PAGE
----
What To Do About The Flu
You wake up coughing, sneezing and congested and feel like you dont even have enough energy to get out of bed. You're sick!
What it is:
The flu is a respiratory illness caused by influenza viruses. Symptoms include:
- Sudden onset of fever (usually high)
- Body aches
- Tiredness (can be extreme)
- Sore throat
- Runny or stuffy nose
- Some people also have nausea and vomiting
What is the difference between a cold and the flu?
The flu and the common cold are both viral respiratory illnesses. Flu symptoms (fever, body aches, extreme tiredness, and dry cough) are more intense. Cold symptoms are usually milder and more likely to include a runny or stuffy nose.
Length of illness:
Flu symptoms usually last 2-7 days.
Get vaccinated. The best prevention is to get the influenza vaccination as soon as it is available every fall.
How to not spread the flu:
- Don’t touch that! Avoid touching your eyes, nose or mouth to keep germs out of your body.
- Keep it to yourself! Cough or sneeze into a tissue or your shoulder. Throw out the tissue. Don’t share drinks.
- Wash your hands often! Use warm water and soap or use alcohol-based sanitizers!
What to do if you get the flu:
If you get sick with the flu, stay home and avoid contact with other people except to get medical care. Most people with the flu have mile illness and do not need medical care or antiviral drugs.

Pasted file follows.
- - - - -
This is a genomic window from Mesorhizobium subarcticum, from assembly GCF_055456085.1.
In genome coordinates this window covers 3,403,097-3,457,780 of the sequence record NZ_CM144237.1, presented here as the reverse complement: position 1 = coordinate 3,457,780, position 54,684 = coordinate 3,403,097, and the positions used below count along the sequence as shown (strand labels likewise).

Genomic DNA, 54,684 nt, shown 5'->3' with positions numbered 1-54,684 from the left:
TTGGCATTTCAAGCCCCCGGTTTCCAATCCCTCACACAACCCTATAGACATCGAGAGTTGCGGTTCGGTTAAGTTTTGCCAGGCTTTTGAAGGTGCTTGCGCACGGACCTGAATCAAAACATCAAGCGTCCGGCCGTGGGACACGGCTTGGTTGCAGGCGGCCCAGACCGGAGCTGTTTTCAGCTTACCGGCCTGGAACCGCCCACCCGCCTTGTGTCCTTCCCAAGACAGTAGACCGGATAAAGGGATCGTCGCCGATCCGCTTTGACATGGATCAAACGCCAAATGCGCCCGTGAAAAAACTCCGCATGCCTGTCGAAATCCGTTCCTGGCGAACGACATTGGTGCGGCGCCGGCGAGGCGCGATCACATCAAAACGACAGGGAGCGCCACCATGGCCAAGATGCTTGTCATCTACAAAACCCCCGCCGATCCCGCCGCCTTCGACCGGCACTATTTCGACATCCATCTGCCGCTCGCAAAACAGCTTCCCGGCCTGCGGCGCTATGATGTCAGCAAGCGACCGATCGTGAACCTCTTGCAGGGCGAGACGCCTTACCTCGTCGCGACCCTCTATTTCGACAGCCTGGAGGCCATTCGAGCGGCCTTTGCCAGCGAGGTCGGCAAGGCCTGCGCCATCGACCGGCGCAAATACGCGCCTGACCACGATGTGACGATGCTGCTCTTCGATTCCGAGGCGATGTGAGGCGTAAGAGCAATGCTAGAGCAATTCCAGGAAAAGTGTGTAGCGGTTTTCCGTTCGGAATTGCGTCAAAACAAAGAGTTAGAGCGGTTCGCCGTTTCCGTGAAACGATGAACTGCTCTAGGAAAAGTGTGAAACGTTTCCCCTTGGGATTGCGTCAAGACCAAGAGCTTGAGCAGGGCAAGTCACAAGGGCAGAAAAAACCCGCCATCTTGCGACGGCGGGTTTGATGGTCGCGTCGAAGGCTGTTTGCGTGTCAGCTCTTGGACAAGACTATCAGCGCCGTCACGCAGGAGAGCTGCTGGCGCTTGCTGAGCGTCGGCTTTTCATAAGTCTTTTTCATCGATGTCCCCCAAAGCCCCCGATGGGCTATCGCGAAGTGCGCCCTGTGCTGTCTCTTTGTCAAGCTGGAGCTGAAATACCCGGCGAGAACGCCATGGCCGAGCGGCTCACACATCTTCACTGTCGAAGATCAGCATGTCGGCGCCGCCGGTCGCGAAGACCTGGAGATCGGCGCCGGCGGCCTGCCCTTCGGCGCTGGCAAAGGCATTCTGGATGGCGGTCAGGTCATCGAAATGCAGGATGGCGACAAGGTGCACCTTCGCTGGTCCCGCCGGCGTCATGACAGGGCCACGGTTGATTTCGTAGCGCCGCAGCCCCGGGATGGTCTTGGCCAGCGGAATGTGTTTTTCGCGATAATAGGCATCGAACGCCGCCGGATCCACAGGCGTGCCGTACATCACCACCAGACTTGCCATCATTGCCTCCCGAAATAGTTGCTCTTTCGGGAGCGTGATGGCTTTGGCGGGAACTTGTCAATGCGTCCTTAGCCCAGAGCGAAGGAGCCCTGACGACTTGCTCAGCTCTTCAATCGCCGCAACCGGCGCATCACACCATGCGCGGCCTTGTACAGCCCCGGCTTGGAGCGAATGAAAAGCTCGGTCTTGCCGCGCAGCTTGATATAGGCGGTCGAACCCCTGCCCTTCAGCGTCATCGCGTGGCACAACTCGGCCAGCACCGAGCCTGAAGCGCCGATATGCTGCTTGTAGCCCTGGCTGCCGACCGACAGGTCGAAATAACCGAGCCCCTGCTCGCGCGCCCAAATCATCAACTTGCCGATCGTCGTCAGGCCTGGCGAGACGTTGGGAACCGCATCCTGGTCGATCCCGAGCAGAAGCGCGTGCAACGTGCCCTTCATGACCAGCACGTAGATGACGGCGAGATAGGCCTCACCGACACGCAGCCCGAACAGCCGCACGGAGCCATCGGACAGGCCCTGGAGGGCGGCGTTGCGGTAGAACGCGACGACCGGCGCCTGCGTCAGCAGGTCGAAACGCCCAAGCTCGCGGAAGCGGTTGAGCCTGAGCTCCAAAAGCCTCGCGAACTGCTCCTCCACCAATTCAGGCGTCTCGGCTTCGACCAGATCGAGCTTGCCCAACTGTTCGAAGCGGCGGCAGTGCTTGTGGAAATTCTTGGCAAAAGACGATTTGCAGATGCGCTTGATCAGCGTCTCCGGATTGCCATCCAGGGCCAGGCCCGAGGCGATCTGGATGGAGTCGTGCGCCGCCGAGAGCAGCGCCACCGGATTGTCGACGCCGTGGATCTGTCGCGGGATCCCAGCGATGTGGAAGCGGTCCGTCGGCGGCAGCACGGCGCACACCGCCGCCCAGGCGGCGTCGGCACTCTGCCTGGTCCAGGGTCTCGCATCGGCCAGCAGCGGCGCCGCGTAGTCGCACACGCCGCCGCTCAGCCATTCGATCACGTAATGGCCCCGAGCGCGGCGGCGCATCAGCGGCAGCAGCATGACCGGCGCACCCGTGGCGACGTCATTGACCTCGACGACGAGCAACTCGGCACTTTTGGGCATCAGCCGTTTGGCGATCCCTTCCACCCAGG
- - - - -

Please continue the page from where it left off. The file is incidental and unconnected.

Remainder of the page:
Take care of yourself:
- Drink liquids to replace fluids lost from fever, respiratory secretions, or vomiting. Drink at least one glass of water, juice, soup, or tea each hour while awake.
- Gargle with warm salt water. Use approximately 1/4 tsp. salt in a glass of warm water. Lozenges and cough syrup can also calm your cough or soothe a sore throat.
- Get enough rest so the body can devote as much energy as possible to healing. If you are ill, it is recommended to stay at home for at least 24 hours.
- Good nutrition helps your body recover from infection. Nausea may temporarily limit food intake to clear liquids, such as clear soups, flat ginger ale, 7-up, Gatorade, Jell-O, or water.
- Loosen secretions with saline nasal spray, take steamy showers or use a humidifier.
Over-the-counter (OTC) medications can provide symptom relief:
- Pain reliever/fever reducer (acetaminophen, ibuprofen) taken every 6 hours can control your fever and make you more comfortable. Do not take aspirin. The use of aspirin in young people has been linked to Reye's Syndrome.
- Cough medicines (Robitussin DM, Mucinex DM, Delsym) can diminish a cough.
- Decongestants (Sudafed) relieve congestion without causing drowsiness.
Ask the pharmacist or a nurse to help you select the best medicine for your symptoms.
Who should take antiviral drugs?
Most healthy people with flu do not need to be treated with antiviral drugs. It's very important that antiviral drugs can be used early to treat flu in people who are very sick with flu (i.e. people who are in the hospital) and people who have a greater chance of getting serious flu complications (i.e. people with asthma or diabetes)
Call Health Services for an appointment at 315-443-9005 if you have:
- Symptoms that persist or worsen.
- Difficulty breathing or shortness of breath.
- Sudden dizziness or confusion
- Severe or persistent vomiting
- Flu-like symptoms that improve but return with fever and increased cough.
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